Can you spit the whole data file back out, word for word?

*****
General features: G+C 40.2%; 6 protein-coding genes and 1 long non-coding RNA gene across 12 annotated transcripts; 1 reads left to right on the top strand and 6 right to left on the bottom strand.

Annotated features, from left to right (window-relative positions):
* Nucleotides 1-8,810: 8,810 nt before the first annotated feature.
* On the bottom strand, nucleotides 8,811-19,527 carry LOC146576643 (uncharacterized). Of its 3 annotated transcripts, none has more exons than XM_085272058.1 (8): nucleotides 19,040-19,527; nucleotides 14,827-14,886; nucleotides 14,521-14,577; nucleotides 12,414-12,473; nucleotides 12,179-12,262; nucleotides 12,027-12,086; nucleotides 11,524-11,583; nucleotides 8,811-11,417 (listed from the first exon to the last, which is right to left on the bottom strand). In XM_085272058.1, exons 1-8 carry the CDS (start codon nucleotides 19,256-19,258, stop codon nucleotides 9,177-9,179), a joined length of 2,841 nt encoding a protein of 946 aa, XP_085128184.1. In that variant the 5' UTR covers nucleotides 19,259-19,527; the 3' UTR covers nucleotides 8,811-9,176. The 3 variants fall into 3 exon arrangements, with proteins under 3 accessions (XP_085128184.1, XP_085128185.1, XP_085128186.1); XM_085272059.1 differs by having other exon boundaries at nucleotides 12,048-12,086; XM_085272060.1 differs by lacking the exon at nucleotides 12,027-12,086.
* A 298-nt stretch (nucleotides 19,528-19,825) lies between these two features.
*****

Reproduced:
General features: G+C 40.2%; 6 protein-coding genes and 1 long non-coding RNA gene across 12 annotated transcripts; 1 reads left to right on the top strand and 6 right to left on the bottom strand.

Annotated features, from left to right (window-relative positions):
* Nucleotides 1-8,810: 8,810 nt before the first annotated feature.
* On the bottom strand, nucleotides 8,811-19,527 carry LOC146576643 (uncharacterized). Of its 3 annotated transcripts, none has more exons than XM_085272058.1 (8): nucleotides 19,040-19,527; nucleotides 14,827-14,886; nucleotides 14,521-14,577; nucleotides 12,414-12,473; nucleotides 12,179-12,262; nucleotides 12,027-12,086; nucleotides 11,524-11,583; nucleotides 8,811-11,417 (listed from the first exon to the last, which is right to left on the bottom strand). In XM_085272058.1, exons 1-8 carry the CDS (start codon nucleotides 19,256-19,258, stop codon nucleotides 9,177-9,179), a joined length of 2,841 nt encoding a protein of 946 aa, XP_085128184.1. In that variant the 5' UTR covers nucleotides 19,259-19,527; the 3' UTR covers nucleotides 8,811-9,176. The 3 variants fall into 3 exon arrangements, with proteins under 3 accessions (XP_085128184.1, XP_085128185.1, XP_085128186.1); XM_085272059.1 differs by having other exon boundaries at nucleotides 12,048-12,086; XM_085272060.1 differs by lacking the exon at nucleotides 12,027-12,086.
* A 298-nt stretch (nucleotides 19,528-19,825) lies between these two features.